The controversy: “The whole thing is a disgrace”

Such a controversial video was a bold move in the late 80s, an era in which the influential cable network MTV could make or break a song by adding it to its playlist. The broadcasting giant initially refused to show This Note’s For You – a move that the channel’s general manager Lee Masters justified in an interview with The Los Angeles Times. “I must admit I feel awkward defending our decision because I happen to think it’s a fantastic video. Everyone in Programming loved it – it’s spectacular and it’s very funny,” he said. “But we had two corporate problems: first, our attorneys advised us against playing it because its use of likenesses of Michael Jackson and [Budweiser mascot] Spuds MacKenzie could leave us open to trademark infringement charges. Since then, Warner Records’ legal department has offered to indemnify us against any claims, but our attorneys still felt that might not be enough protection.”

“I think the whole thing is a disgrace,” Elliot Roberts, Young’s manager, told the same publication. “It tells me that the ‘M’ in MTV stands for ‘money’, not ‘music’. The shame of it all is that Neil had written a song talking about how advertisers are taking control of the music – and now MTV has proven that corporate control of rock has gone further than you could possibly imagine. All this clip does is poke fun, but it’s not funny anymore if MTV is so afraid of sponsors’ power that they won’t air an ingenious satire.”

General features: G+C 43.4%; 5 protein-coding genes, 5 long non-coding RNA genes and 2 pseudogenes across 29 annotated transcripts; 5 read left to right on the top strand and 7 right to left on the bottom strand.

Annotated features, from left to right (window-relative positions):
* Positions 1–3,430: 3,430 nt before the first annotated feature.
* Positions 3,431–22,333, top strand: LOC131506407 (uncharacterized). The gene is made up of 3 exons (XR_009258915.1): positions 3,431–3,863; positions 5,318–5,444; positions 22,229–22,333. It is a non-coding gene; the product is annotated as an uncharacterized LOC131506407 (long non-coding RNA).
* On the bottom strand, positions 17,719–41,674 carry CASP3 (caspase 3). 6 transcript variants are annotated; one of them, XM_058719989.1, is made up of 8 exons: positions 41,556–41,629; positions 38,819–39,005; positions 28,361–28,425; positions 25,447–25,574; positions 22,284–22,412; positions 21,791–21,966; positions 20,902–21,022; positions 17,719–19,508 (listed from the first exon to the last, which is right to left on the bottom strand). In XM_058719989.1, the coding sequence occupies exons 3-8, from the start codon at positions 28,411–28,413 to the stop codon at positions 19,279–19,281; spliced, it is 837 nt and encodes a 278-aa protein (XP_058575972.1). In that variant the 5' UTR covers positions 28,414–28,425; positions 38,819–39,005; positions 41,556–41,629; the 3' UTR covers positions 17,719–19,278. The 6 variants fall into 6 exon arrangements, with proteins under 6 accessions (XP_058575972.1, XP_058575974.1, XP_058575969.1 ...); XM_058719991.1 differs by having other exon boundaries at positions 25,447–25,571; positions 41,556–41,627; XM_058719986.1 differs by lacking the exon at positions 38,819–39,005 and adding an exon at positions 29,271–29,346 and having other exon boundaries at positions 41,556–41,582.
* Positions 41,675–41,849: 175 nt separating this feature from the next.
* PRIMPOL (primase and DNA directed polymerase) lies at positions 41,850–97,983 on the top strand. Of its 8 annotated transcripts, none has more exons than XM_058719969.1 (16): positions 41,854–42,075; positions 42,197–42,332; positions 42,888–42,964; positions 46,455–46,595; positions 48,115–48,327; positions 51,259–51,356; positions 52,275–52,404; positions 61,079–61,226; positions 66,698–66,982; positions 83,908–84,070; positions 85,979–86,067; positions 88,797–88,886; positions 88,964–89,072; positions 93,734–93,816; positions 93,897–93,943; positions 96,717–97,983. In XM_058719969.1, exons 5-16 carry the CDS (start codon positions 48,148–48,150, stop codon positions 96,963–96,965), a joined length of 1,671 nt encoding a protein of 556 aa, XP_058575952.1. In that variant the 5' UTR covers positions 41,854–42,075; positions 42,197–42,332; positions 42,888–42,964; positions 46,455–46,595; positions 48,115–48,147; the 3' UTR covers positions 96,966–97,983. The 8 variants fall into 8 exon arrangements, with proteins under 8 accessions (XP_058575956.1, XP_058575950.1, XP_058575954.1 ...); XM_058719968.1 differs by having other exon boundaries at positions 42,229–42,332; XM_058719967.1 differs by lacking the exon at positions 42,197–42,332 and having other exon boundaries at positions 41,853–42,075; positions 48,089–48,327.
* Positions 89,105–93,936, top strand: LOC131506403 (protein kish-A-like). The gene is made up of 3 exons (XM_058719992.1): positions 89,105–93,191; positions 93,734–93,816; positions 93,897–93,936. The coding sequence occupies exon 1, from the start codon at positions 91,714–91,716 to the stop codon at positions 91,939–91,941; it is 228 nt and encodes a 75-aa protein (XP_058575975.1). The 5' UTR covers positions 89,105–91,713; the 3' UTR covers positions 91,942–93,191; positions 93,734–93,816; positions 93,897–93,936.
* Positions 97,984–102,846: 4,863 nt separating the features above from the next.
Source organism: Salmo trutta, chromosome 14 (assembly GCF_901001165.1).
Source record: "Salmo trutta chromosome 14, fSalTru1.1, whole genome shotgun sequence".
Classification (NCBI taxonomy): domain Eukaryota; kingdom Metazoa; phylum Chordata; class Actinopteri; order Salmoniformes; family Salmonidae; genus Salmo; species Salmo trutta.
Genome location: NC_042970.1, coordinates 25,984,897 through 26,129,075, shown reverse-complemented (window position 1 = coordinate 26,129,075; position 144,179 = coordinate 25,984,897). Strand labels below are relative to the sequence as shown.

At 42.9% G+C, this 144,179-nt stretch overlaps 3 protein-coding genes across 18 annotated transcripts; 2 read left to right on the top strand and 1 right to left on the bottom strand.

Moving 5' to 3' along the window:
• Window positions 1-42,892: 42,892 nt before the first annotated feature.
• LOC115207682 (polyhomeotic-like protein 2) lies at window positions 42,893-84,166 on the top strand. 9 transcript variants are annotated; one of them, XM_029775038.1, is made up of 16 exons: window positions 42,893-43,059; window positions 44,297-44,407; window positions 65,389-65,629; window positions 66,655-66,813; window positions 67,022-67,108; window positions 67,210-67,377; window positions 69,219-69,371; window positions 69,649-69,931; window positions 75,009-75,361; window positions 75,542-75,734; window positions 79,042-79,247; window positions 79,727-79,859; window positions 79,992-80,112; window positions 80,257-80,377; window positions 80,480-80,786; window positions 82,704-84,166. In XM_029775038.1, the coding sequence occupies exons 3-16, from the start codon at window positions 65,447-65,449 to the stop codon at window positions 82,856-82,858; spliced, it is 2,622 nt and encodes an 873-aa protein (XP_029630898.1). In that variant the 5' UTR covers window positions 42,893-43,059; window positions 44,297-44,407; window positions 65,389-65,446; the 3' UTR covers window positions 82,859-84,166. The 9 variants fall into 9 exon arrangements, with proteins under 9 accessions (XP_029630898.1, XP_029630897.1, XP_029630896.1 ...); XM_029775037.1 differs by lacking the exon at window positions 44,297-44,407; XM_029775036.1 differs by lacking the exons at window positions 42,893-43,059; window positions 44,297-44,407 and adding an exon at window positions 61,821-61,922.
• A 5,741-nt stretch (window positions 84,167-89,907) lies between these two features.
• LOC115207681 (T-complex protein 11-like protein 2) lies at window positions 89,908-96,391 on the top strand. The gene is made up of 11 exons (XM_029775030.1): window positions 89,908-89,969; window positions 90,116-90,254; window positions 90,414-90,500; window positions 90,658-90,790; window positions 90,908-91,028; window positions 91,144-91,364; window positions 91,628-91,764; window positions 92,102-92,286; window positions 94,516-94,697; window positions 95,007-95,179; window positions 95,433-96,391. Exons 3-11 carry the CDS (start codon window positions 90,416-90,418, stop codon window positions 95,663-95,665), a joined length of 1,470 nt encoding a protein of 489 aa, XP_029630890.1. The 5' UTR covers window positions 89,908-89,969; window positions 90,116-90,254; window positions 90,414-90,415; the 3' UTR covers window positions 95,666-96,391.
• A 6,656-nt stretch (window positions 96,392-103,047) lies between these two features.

The aftermath: technical glitch or foul play?

MTV was a young network at the time, and had thrived by positioning itself as an alternative to the mainstream. They soon realised that the controversy whipped up by banning This Note’s For You wasn’t a good look for them, and began to play the video. It became a huge hit for the station and, on 6 September 1989, This Note’s For You won the prestigious Video Of The Year at MTV’s sixth annual Video Music Awards.

Young would no doubt have been delighted that his fellow nominees included two of the video’s targets – Michael Jackson and Steve Winwood (Madonna and Fine Young Criminals were also nominated). And the controversy didn’t stop there. Young’s acceptance speech, relayed by satellite as touring commitments prevented him from attending, was cut short; the station said they’d suffered a technical glitch, but many suspected foul play.

This note’s still for you: “Sponsored by nobody”

The furore around This Note’s For You is one of many such episodes in Young’s career. (Others include his anti-George W Bush protest album, Living With War, or the argument with Spotify over podcast host Joe Rogan’s COVID-19 claims, which led to Young’s catalogue being removed from the streaming giant.) Yet an incident in 2022 suggested the message of This Note’s For You remained close to the singer’s heart. When Beck released a cover of Old Man, a much-loved song from Young’s Harvest album, to promote NBC’s Sunday Night Football coverage, Young responded by posting a photograph on Instagram of himself holding a beer bottle labelled “Sponsored by nobody” – a reference to the This Note’s For You video. Old habits die hard; Young’s fans wouldn’t have him any other way.